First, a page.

One of my colleagues was wondering the other day about the difference between “continuously” and “continually.”
“Continuously” refers to something that happens nonstop — without interruption — while “continually” is more appropriate for something that happens often, but with breaks in between. (Full disclosure: I had to look it up.)
This got me thinking about the subtle shades of meaning that pepper the English language. Just for the heck of it, I started jotting down words that express similar concepts, but with slightly different meanings.
Let me give you some examples. What’s the difference between the sets of words in the two columns below?
How many did you get? Were you surprised by how many of the terms seemed interchangeable? In case there were any stumpers in there, here are the answers:
A brave person may experience fear and act anyway, but a fearless person is, well, without fear.
An engine uses energy to create mechanical power. A motor does the same, but with the specific purpose of causing motion.
“Poison” covers a gamut of substances that could kill you, but “toxins” come only from natural sources such as microbes, animals and plants. (Yes, there are 100% organic toxins!)
“War” can be applied to many degrees of human conflict, but it generally implies a large-scale, prolonged encounter. “Battle,” on the other hand, connotes a more localized contest over a specific area.
The two are interchangeable today. But historically, “money” referred to the concept, while “currency” was the physical manifestation of that concept.
A font is the digital file that tells your computer how to display a typeface. The typeface is the actual physical design of the letters — the width of the serifs, for example, or the depth of the bowls.
A sprain is an injury to a ligament (the thick fibrous tissue that connects your bones). A strain, on the other hand, is an injury to the muscles or to the tendons that connect them. If you’re really uncoordinated — like me — you may simultaneously suffer both.
Paul Bunyan had an axe (long handle, good for felling trees), but the Vikings favored hatchets (smaller, with shorter handles, good for felling pretty much everything).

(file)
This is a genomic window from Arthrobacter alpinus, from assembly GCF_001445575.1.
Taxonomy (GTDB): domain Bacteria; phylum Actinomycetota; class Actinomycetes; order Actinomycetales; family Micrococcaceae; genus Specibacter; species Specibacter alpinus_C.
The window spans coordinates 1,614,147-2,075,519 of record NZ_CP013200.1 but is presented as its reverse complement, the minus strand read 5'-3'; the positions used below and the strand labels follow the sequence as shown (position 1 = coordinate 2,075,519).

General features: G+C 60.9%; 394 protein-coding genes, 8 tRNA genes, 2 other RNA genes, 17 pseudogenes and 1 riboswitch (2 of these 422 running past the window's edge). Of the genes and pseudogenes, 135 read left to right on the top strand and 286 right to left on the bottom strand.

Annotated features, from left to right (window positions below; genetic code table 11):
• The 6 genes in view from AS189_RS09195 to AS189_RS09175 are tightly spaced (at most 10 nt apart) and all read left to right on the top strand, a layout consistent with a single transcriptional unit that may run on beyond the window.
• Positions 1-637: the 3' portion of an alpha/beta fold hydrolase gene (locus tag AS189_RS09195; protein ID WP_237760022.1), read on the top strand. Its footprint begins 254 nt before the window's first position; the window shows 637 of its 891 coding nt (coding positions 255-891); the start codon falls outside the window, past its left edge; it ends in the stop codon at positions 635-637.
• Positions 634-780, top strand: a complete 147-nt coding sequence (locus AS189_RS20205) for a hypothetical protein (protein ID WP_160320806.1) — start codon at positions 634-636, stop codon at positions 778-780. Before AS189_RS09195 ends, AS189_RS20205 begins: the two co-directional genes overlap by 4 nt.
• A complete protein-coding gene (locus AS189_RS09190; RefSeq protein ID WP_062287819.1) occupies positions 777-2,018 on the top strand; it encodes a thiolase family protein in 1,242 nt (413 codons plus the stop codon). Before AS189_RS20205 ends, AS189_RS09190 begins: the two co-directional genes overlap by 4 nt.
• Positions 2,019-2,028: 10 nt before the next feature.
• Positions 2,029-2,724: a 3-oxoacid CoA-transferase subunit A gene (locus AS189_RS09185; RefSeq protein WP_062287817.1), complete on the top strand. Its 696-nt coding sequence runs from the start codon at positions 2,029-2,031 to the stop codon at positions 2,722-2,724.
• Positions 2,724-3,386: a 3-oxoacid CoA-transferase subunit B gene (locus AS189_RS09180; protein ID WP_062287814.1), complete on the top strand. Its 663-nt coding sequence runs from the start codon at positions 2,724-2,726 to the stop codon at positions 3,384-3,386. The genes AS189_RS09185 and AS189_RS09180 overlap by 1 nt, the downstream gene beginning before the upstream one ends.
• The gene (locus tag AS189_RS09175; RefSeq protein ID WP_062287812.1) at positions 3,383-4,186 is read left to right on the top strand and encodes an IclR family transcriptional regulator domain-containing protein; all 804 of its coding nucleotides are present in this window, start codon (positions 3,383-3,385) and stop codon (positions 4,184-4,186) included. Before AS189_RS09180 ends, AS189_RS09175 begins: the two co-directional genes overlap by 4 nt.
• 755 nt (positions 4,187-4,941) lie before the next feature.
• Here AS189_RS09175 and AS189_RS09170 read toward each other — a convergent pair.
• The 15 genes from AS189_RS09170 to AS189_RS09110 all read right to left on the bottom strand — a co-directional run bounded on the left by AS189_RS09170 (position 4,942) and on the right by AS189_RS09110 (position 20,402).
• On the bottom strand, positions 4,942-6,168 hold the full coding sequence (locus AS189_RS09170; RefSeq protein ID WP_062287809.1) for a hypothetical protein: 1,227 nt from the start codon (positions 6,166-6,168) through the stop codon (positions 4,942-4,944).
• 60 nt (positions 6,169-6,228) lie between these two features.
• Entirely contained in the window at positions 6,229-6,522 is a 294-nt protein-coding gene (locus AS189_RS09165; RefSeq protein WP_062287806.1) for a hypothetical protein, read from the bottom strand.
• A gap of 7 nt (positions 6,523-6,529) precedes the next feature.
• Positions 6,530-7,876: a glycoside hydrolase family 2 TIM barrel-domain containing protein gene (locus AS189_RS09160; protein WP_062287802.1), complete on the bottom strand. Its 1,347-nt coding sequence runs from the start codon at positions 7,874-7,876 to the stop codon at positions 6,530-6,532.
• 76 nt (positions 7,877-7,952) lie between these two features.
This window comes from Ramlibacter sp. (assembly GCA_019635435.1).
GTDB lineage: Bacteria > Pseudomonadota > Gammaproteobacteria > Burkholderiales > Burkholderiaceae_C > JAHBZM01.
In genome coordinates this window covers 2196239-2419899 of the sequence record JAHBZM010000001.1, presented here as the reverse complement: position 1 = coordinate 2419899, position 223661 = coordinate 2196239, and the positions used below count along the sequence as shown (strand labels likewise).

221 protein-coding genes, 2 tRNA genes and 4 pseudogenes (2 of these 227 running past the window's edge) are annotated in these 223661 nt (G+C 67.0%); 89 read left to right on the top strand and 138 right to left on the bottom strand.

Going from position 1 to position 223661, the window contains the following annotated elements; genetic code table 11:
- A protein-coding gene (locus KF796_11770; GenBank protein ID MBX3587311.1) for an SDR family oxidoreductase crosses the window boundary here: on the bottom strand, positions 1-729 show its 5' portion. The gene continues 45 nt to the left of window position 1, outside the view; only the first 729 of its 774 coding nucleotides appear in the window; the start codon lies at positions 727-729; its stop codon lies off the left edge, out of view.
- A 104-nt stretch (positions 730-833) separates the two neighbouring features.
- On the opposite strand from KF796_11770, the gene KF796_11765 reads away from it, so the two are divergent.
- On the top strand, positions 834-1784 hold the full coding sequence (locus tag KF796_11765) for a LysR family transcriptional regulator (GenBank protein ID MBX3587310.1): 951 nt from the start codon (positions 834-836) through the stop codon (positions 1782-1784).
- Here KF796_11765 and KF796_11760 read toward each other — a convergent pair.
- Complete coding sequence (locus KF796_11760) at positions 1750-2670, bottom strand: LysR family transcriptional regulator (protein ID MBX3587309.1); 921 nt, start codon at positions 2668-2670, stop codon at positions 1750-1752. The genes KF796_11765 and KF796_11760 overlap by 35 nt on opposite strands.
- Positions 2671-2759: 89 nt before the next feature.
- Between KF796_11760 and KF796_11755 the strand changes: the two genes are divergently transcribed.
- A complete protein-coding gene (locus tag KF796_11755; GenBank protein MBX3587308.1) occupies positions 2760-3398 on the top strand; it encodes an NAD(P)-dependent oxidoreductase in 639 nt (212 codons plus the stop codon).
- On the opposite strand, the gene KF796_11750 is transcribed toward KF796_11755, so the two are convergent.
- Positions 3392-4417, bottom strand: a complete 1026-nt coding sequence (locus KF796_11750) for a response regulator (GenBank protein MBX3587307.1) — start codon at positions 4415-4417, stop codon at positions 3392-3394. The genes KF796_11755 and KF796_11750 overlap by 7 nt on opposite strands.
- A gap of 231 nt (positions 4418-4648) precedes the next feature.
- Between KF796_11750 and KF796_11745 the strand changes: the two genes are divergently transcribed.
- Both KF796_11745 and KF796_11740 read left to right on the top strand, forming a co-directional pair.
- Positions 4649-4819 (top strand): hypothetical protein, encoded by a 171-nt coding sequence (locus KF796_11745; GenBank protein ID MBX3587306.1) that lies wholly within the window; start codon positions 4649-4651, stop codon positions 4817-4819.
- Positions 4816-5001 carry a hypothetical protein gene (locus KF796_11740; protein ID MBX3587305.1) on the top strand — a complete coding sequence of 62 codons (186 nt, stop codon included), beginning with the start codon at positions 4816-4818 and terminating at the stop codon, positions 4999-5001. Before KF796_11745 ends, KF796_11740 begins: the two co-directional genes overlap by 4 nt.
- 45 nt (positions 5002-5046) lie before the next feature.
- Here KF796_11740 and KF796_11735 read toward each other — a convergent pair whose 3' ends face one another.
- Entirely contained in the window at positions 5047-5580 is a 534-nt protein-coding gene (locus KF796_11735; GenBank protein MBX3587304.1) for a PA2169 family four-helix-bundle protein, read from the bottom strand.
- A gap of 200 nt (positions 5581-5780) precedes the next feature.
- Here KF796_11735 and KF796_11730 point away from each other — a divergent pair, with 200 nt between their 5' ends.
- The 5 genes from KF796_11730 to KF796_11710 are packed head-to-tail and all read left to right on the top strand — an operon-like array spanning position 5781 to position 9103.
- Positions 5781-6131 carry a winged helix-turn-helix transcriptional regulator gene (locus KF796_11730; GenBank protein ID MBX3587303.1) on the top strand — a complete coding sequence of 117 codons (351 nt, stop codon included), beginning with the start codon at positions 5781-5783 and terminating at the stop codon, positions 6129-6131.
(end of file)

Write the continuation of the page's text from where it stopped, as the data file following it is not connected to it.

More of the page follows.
Both are defined as “woody plants with many stems,” but “bush” may be more appropriate for a single plant, whereas “shrub” may connote a series of plantings (similar to a hedge).
It’s important to ensure that you’re properly insured. Ensure means “to make sure.” Insure means “to protect against loss.” If you’re unsure whether it’s “ensure” or “insure,” try substituting these phrases instead.
If you refute someone’s argument, you’re completely disproving it. But if you rebut someone’s argument, you’re just voicing a different point of view. Hopefully without shouting.
These two are a matter of degree. An application is software that performs a specific, limited task. A program, on the other hand, is usually fairly complex, and is dependent on the computer’s operating system as a platform.
Rifles fire a single bullet, while shotguns fire a zillion little pellets.
Like “bush/shrub,” these two are a matter of connotation. They are technically interchangeable, but missiles usually contain weapons.
When you emigrate, you’re leaving. When you immigrate, you’re arriving — unless you get lost on the way.
Serpents have a bigger-than-life mythological and biblical reputation, whereas snakes merely live in your back yard.
You’re still reading? Wow. I salute your stamina.
Well, since you’ve stuck with me, here are four more:
Infer vs. Imply
Envy vs. Jealousy
Arrogance vs. Conceit
Simple vs. Easy
Text © Heather Munro.